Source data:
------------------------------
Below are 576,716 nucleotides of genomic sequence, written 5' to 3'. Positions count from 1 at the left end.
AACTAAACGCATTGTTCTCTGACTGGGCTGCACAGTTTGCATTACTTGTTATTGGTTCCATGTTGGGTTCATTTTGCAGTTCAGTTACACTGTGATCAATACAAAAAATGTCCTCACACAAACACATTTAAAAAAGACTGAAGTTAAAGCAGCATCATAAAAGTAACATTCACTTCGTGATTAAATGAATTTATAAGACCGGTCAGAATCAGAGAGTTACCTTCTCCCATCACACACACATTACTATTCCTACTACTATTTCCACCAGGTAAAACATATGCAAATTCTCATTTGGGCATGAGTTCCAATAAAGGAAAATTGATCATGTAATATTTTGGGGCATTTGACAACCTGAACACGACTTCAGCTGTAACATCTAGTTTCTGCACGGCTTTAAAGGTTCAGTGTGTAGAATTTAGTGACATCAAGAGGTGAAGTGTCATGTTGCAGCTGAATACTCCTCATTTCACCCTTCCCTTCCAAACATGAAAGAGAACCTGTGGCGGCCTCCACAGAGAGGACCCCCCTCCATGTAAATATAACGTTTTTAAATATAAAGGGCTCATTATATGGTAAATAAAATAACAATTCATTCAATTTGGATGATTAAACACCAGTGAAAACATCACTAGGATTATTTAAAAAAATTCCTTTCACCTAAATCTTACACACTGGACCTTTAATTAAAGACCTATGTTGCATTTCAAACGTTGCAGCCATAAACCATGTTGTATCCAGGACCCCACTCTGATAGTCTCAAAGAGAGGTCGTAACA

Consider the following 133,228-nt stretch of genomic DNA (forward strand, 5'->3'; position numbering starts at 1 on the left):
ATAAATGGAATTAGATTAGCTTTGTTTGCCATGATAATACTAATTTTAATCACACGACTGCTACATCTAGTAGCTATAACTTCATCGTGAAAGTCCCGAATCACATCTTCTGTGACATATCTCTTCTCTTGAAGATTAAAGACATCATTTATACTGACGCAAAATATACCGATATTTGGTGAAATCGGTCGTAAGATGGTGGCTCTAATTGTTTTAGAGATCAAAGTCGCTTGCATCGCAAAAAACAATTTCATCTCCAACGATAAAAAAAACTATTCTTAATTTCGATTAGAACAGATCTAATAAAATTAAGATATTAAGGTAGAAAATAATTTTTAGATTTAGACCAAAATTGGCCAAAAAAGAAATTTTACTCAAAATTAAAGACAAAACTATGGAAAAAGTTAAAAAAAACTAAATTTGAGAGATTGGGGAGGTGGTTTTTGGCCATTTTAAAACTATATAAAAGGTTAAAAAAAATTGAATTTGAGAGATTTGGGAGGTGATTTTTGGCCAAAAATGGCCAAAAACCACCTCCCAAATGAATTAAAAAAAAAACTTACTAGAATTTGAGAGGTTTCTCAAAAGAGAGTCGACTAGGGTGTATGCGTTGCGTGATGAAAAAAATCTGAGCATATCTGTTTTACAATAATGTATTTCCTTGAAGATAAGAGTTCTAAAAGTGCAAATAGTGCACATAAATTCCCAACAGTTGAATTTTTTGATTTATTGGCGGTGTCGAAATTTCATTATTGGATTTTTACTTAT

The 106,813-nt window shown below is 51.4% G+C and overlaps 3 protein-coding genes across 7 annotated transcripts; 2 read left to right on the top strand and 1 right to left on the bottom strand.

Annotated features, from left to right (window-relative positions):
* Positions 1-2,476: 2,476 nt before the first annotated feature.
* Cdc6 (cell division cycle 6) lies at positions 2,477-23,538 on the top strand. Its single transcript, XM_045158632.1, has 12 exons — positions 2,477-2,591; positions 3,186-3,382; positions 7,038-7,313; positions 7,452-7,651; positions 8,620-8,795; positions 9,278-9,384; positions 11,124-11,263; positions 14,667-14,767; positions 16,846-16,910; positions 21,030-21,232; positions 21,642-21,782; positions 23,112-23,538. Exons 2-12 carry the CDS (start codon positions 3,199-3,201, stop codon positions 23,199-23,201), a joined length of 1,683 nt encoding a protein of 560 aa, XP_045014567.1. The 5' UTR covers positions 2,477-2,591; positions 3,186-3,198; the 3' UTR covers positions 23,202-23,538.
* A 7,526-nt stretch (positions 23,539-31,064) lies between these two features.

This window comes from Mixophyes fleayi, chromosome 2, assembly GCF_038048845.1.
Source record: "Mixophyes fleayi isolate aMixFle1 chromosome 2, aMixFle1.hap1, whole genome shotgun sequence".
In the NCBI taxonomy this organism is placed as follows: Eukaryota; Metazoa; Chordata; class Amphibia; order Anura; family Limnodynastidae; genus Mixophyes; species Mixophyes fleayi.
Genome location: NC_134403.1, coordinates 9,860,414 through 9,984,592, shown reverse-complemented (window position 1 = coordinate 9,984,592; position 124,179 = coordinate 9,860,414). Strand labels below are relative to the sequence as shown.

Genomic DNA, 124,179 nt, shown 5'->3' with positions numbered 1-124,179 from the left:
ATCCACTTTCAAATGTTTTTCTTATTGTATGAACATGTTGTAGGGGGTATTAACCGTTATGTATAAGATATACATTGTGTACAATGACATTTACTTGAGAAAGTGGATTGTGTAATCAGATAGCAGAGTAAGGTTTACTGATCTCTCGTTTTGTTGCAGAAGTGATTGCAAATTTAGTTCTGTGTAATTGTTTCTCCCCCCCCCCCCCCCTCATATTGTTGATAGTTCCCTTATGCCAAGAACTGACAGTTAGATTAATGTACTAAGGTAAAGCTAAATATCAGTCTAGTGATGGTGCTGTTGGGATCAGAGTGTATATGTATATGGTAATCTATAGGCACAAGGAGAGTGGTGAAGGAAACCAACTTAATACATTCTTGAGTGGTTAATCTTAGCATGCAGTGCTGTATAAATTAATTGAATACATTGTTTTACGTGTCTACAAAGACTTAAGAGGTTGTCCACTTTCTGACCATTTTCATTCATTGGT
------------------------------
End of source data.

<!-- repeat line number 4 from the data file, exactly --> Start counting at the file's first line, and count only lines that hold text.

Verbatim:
ATAAATGGAATTAGATTAGCTTTGTTTGCCATGATAATACTAATTTTAATCACACGACTGCTACATCTAGTAGCTATAACTTCATCGTGAAAGTCCCGAATCACATCTTCTGTGACATATCTCTTCTCTTGAAGATTAAAGACATCATTTATACTGACGCAAAATATACCGATATTTGGTGAAATCGGTCGTAAGATGGTGGCTCTAATTGTTTTAGAGATCAAAGTCGCTTGCATCGCAAAAAACAATTTCATCTCCAACGATAAAAAAAACTATTCTTAATTTCGATTAGAACAGATCTAATAAAATTAAGATATTAAGGTAGAAAATAATTTTTAGATTTAGACCAAAATTGGCCAAAAAAGAAATTTTACTCAAAATTAAAGACAAAACTATGGAAAAAGTTAAAAAAAACTAAATTTGAGAGATTGGGGAGGTGGTTTTTGGCCATTTTAAAACTATATAAAAGGTTAAAAAAAATTGAATTTGAGAGATTTGGGAGGTGATTTTTGGCCAAAAATGGCCAAAAACCACCTCCCAAATGAATTAAAAAAAAAACTTACTAGAATTTGAGAGGTTTCTCAAAAGAGAGTCGACTAGGGTGTATGCGTTGCGTGATGAAAAAAATCTGAGCATATCTGTTTTACAATAATGTATTTCCTTGAAGATAAGAGTTCTAAAAGTGCAAATAGTGCACATAAATTCCCAACAGTTGAATTTTTTGATTTATTGGCGGTGTCGAAATTTCATTATTGGATTTTTACTTAT